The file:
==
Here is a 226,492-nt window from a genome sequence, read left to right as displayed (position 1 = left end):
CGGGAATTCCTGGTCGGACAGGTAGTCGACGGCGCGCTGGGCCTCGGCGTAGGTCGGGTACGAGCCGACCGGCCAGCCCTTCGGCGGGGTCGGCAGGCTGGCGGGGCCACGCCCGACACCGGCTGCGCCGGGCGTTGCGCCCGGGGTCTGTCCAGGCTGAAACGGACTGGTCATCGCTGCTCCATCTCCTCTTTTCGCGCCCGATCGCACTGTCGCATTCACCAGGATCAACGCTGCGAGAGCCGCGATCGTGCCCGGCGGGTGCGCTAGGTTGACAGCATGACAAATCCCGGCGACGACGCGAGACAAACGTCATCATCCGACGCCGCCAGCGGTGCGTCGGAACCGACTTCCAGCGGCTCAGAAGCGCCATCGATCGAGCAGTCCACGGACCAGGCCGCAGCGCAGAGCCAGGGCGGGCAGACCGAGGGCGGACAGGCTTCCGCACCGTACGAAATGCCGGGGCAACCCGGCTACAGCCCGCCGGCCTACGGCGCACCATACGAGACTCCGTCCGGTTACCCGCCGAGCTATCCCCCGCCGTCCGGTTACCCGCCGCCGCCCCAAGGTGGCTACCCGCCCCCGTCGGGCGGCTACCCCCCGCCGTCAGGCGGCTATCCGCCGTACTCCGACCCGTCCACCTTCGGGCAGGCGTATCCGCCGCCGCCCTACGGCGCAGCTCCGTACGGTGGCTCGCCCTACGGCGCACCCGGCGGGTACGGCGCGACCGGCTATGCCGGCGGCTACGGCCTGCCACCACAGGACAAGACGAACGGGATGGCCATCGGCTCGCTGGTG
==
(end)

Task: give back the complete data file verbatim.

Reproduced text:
Here is a 226,492-nt window from a genome sequence, read left to right as displayed (position 1 = left end):
CGGGAATTCCTGGTCGGACAGGTAGTCGACGGCGCGCTGGGCCTCGGCGTAGGTCGGGTACGAGCCGACCGGCCAGCCCTTCGGCGGGGTCGGCAGGCTGGCGGGGCCACGCCCGACACCGGCTGCGCCGGGCGTTGCGCCCGGGGTCTGTCCAGGCTGAAACGGACTGGTCATCGCTGCTCCATCTCCTCTTTTCGCGCCCGATCGCACTGTCGCATTCACCAGGATCAACGCTGCGAGAGCCGCGATCGTGCCCGGCGGGTGCGCTAGGTTGACAGCATGACAAATCCCGGCGACGACGCGAGACAAACGTCATCATCCGACGCCGCCAGCGGTGCGTCGGAACCGACTTCCAGCGGCTCAGAAGCGCCATCGATCGAGCAGTCCACGGACCAGGCCGCAGCGCAGAGCCAGGGCGGGCAGACCGAGGGCGGACAGGCTTCCGCACCGTACGAAATGCCGGGGCAACCCGGCTACAGCCCGCCGGCCTACGGCGCACCATACGAGACTCCGTCCGGTTACCCGCCGAGCTATCCCCCGCCGTCCGGTTACCCGCCGCCGCCCCAAGGTGGCTACCCGCCCCCGTCGGGCGGCTACCCCCCGCCGTCAGGCGGCTATCCGCCGTACTCCGACCCGTCCACCTTCGGGCAGGCGTATCCGCCGCCGCCCTACGGCGCAGCTCCGTACGGTGGCTCGCCCTACGGCGCACCCGGCGGGTACGGCGCGACCGGCTATGCCGGCGGCTACGGCCTGCCACCACAGGACAAGACGAACGGGATGGCCATCGGCTCGCTGGTG